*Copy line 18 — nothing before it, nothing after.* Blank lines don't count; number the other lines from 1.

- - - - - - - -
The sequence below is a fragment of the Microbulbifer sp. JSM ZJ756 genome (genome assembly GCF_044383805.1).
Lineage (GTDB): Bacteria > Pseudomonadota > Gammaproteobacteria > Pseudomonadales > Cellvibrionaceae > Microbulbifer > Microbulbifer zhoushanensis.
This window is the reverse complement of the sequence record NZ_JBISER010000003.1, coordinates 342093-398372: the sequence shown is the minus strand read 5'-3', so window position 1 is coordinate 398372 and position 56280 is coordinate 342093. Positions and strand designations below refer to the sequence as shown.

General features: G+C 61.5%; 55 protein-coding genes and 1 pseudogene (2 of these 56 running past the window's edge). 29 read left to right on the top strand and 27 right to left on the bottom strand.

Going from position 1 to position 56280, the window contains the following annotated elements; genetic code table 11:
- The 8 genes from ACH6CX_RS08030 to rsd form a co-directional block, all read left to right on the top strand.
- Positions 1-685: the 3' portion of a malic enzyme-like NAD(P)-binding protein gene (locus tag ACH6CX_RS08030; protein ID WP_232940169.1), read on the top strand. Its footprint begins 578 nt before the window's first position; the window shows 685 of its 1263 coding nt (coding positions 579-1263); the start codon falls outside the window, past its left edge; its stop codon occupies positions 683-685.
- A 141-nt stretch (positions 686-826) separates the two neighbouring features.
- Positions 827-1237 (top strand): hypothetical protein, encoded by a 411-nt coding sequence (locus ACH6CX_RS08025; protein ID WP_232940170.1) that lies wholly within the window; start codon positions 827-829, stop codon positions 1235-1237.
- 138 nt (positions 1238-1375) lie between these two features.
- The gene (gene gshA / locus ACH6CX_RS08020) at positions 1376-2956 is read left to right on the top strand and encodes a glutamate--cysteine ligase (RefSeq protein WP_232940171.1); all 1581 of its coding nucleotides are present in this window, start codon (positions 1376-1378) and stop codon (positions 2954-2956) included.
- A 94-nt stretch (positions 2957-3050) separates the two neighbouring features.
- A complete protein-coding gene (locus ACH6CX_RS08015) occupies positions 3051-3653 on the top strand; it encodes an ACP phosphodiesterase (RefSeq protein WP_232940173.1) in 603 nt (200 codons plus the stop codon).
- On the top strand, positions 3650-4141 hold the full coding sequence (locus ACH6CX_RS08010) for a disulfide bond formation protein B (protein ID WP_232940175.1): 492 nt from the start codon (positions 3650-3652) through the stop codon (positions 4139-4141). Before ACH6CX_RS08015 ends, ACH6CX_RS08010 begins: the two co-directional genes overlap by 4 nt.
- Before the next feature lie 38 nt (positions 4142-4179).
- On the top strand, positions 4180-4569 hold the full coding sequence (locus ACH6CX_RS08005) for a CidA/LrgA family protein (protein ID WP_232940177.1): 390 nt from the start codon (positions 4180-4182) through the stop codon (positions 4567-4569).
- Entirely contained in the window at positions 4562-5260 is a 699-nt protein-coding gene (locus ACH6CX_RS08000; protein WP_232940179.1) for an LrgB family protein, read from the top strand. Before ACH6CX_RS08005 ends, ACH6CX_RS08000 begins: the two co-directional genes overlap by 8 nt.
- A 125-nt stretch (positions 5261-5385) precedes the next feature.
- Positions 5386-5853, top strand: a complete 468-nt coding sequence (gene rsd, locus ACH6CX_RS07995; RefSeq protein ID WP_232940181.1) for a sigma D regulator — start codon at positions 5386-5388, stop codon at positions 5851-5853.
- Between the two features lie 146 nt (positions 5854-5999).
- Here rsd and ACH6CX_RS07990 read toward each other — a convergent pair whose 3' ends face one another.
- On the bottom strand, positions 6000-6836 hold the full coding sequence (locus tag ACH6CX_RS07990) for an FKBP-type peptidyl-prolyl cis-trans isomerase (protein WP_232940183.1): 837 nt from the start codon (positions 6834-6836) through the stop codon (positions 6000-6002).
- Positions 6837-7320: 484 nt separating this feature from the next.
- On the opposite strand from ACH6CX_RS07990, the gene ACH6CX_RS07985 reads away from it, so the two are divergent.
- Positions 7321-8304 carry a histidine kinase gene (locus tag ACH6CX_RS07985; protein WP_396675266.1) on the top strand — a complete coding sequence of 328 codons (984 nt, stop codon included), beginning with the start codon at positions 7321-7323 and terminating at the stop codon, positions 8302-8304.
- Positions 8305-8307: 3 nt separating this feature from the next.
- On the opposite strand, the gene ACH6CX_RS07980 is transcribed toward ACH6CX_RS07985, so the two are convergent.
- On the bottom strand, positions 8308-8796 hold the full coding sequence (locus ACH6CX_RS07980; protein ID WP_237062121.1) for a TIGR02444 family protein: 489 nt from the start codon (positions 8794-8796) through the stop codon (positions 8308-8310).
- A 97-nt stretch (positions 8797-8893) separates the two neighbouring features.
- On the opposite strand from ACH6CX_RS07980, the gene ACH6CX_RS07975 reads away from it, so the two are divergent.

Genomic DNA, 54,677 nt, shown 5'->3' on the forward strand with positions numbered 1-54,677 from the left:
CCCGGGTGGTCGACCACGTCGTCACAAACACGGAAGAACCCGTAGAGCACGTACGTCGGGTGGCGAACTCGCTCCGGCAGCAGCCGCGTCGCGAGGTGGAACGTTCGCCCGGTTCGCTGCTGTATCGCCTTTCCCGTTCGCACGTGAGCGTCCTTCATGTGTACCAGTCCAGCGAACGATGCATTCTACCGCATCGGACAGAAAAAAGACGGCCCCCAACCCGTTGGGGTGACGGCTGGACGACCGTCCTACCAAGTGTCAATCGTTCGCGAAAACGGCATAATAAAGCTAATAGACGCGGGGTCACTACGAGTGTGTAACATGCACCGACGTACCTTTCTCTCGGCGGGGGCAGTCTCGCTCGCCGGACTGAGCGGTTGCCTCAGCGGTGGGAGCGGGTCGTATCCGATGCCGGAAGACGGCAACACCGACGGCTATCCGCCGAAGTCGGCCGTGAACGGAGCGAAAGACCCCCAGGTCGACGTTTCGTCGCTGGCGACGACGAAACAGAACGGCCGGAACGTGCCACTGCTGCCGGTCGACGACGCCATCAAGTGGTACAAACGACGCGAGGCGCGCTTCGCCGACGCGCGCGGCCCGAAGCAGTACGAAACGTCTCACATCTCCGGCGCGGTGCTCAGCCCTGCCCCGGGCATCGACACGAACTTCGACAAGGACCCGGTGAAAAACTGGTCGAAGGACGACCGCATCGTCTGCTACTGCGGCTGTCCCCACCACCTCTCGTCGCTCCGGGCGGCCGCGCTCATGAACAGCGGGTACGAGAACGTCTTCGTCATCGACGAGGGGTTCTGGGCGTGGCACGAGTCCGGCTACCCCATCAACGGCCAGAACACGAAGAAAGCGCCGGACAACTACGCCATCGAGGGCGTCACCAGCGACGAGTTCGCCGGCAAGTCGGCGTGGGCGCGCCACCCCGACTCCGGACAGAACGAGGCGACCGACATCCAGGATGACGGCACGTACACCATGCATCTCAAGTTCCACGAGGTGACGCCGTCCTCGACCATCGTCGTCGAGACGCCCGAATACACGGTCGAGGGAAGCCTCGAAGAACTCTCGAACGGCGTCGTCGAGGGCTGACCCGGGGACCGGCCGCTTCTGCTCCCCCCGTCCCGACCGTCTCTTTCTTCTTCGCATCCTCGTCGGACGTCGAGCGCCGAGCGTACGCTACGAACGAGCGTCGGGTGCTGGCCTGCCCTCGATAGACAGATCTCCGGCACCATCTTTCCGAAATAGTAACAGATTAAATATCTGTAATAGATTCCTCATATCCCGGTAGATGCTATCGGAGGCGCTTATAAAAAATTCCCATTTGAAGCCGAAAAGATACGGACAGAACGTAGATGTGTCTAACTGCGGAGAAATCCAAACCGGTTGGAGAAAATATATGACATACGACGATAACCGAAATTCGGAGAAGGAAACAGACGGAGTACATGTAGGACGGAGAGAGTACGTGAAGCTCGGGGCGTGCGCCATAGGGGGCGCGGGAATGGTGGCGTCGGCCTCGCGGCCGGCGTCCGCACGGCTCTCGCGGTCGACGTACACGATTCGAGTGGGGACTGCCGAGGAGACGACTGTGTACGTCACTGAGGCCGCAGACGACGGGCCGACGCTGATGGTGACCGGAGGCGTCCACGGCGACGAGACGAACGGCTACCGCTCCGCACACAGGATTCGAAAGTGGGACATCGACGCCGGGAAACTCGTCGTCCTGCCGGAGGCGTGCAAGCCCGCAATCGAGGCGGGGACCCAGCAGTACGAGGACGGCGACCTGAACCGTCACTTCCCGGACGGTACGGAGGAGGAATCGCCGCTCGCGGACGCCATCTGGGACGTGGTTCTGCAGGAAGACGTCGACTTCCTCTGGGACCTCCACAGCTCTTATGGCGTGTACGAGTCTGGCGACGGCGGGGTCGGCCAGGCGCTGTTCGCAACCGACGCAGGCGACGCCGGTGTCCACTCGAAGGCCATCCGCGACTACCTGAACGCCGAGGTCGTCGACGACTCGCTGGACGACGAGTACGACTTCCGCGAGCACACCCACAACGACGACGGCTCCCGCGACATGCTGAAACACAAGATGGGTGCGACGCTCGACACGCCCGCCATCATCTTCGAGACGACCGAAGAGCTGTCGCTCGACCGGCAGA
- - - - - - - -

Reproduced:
- A 125-nt stretch (positions 5261-5385) precedes the next feature.